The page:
In Michigan, African Americans make up 14% of the population … but account for 40% of the COVID-19 deaths.

In Chicago: 30% of the population … and 46% of the deaths.

In Louisiana: 33% of the population … and 70% of the deaths.

In Washington, D.C.: 44% of the population … and 77% of the deaths.

In New York City, officials report that the virus is twice as deadly for African Americans and Latinos than whites.

And even though Latinos only represent 18% of the U.S. population, they account for more than 26% of the deaths.

Although the data is incomplete, the reports we’ve seen from across the nation indicate that people of color are infected and dying at disproportionately high rates.

The stark numbers are shocking and they demand a robust, multi-faceted, national response to save lives and improve the health of affected communities. While COVID-19 has changed life in our country in many ways, it hasn’t changed our field’s commitment to ensuring that all people, regardless of background or zip code, have equitable access to the highest quality health care. Instead, it’s created an even greater sense of urgency and we’ve redoubled our efforts.

The AHA is working hard to achieve health equity by working with the government to improve data collection to guide policy, and by creating tools and resources to help hospitals and health systems improve health equity in the community.

That’s why, In April, when COVID-19’s disproportionate effects on communities of color began to be seen, we joined the American Medical Association and the American Nurses Association to urge the Department of Health and Human Services to take several immediate steps: collect and report demographic data on infections and deaths; identify and address disparities in the federal response to the pandemic; increase the availability of testing; ensure access to equitable treatment; and develop and share timely, relevant and culturally appropriate and sensitive public health information.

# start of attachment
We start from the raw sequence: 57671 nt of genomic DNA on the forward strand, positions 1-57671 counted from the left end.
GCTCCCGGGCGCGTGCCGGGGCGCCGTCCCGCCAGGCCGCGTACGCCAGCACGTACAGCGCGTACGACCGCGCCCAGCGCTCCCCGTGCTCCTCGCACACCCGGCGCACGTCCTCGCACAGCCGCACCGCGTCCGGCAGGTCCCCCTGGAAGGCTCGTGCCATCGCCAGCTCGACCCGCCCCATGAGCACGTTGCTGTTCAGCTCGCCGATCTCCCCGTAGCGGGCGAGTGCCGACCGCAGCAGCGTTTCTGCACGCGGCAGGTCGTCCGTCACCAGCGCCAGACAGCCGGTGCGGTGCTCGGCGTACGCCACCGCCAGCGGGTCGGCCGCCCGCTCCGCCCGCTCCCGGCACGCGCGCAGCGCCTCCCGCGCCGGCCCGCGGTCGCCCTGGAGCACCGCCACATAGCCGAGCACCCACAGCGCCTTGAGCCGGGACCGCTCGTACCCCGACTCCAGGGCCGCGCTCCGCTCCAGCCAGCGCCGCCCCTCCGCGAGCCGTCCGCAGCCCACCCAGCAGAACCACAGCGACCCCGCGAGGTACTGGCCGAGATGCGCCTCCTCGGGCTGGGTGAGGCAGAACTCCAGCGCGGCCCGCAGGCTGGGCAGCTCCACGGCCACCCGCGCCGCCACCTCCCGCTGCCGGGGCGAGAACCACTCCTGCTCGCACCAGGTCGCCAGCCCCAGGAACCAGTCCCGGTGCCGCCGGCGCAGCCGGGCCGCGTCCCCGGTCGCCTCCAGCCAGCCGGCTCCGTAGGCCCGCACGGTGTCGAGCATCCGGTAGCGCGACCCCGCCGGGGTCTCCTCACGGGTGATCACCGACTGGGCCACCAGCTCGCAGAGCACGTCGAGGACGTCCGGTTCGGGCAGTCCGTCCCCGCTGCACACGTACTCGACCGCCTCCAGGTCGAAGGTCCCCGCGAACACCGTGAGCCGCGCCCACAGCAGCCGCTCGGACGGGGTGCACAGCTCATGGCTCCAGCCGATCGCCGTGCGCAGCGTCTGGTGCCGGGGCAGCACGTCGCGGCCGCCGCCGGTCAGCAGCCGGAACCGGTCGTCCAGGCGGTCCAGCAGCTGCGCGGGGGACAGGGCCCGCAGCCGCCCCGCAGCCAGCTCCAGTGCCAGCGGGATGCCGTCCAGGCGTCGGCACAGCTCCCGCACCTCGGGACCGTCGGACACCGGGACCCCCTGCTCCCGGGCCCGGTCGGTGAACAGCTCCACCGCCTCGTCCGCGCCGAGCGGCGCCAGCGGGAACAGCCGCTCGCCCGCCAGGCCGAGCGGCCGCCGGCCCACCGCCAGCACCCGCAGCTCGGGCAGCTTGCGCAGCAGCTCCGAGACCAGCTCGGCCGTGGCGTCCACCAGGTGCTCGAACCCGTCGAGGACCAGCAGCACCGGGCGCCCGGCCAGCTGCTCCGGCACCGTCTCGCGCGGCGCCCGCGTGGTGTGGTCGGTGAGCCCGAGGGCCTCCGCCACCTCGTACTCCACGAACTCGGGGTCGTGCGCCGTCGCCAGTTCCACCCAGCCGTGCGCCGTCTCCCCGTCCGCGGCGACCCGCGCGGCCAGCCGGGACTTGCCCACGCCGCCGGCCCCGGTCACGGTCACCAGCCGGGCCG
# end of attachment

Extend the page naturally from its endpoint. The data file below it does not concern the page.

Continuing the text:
We’re also working with Congress and are pleased that the recently enacted Paycheck Protection Program and Health Care Enhancement Act, or coronavirus legislative package 3.5, requires improved federal data collection and reporting and requires HHS to report to Congress on a plan to improve testing and address disparities. Moreover, just last week, the House passed its latest COVID-19 relief bill, which includes a number of provisions to further enhance data collection and testing, and to address specific needs of many minority communities, including a number of the social determinants of health.

Additionally, AHA has produced several new resources for you, including 5 Actions to Promote Health Equity during the COVID-19 Pandemic; our guide demonstrating how Awareness of Social Needs Can Help Address Health Inequity during COVID-19; and, this recent episode of our Advancing Health podcast discussing how a hospital and a community are working together to serve those most in need in their community during a global pandemic. For more information, visit our Institute for Diversity and Health Equity and AHA Hospital Community Collaborative pages.

Every crisis presents a chance to reexamine how we do things. While health disparities have been front and center for some time, this pandemic makes it even more critical to ensure patients are treated equitably and that all communities get the testing and resources they need to heal.

This should be viewed as yet another wake up call to America about the need to step up and demonstrate our commitment to addressing health equity and social determinants, with a reinvigorated effort in focusing on developing and implementing real solutions that make a difference.

We also must recognize that a key part of this involves making sure that people from diverse backgrounds are given the full opportunity to have leadership roles to help drive the solutions to these complex problems. Improving diversity in leadership in health care, government and all aspects of society will help us address disparities in health care.

We will continue pushing for greater health equity because doing so will help us save lives during this pandemic … and will enable every individual to reach their highest potential for health.

One more thought: As we head into Memorial Day, this is an occasion to honor some very special heroes … those men and women who died in military service for the United States.

These are the people who gave their lives to something bigger than themselves … and they deserve our gratitude not only on Memorial Day but every day.

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